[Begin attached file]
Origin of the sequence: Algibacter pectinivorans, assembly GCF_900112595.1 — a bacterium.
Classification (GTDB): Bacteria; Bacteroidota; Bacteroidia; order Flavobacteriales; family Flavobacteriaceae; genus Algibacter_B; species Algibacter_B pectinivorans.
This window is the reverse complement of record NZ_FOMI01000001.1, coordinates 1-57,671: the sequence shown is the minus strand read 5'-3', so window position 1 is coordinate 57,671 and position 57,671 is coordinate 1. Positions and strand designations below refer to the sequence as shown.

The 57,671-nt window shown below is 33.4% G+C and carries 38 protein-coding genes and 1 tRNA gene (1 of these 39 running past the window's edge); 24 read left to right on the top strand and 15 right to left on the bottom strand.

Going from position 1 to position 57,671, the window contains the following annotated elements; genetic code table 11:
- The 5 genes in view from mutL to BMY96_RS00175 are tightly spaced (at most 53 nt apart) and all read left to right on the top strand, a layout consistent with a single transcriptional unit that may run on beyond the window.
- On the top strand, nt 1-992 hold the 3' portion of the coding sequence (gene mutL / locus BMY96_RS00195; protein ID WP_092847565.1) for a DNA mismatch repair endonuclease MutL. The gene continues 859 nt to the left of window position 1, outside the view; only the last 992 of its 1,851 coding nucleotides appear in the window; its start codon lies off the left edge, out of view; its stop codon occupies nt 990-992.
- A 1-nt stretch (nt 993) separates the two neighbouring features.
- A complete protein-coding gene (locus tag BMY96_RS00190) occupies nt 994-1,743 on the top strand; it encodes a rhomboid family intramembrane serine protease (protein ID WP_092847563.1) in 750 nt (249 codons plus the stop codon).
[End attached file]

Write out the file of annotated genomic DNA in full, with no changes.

Origin of the sequence: Algibacter pectinivorans, assembly GCF_900112595.1 — a bacterium.
Classification (GTDB): Bacteria; Bacteroidota; Bacteroidia; order Flavobacteriales; family Flavobacteriaceae; genus Algibacter_B; species Algibacter_B pectinivorans.
This window is the reverse complement of record NZ_FOMI01000001.1, coordinates 1-57,671: the sequence shown is the minus strand read 5'-3', so window position 1 is coordinate 57,671 and position 57,671 is coordinate 1. Positions and strand designations below refer to the sequence as shown.

The 57,671-nt window shown below is 33.4% G+C and carries 38 protein-coding genes and 1 tRNA gene (1 of these 39 running past the window's edge); 24 read left to right on the top strand and 15 right to left on the bottom strand.

Going from position 1 to position 57,671, the window contains the following annotated elements; genetic code table 11:
- The 5 genes in view from mutL to BMY96_RS00175 are tightly spaced (at most 53 nt apart) and all read left to right on the top strand, a layout consistent with a single transcriptional unit that may run on beyond the window.
- On the top strand, nt 1-992 hold the 3' portion of the coding sequence (gene mutL / locus BMY96_RS00195; protein ID WP_092847565.1) for a DNA mismatch repair endonuclease MutL. The gene continues 859 nt to the left of window position 1, outside the view; only the last 992 of its 1,851 coding nucleotides appear in the window; its start codon lies off the left edge, out of view; its stop codon occupies nt 990-992.
- A 1-nt stretch (nt 993) separates the two neighbouring features.
- A complete protein-coding gene (locus tag BMY96_RS00190) occupies nt 994-1,743 on the top strand; it encodes a rhomboid family intramembrane serine protease (protein ID WP_092847563.1) in 750 nt (249 codons plus the stop codon).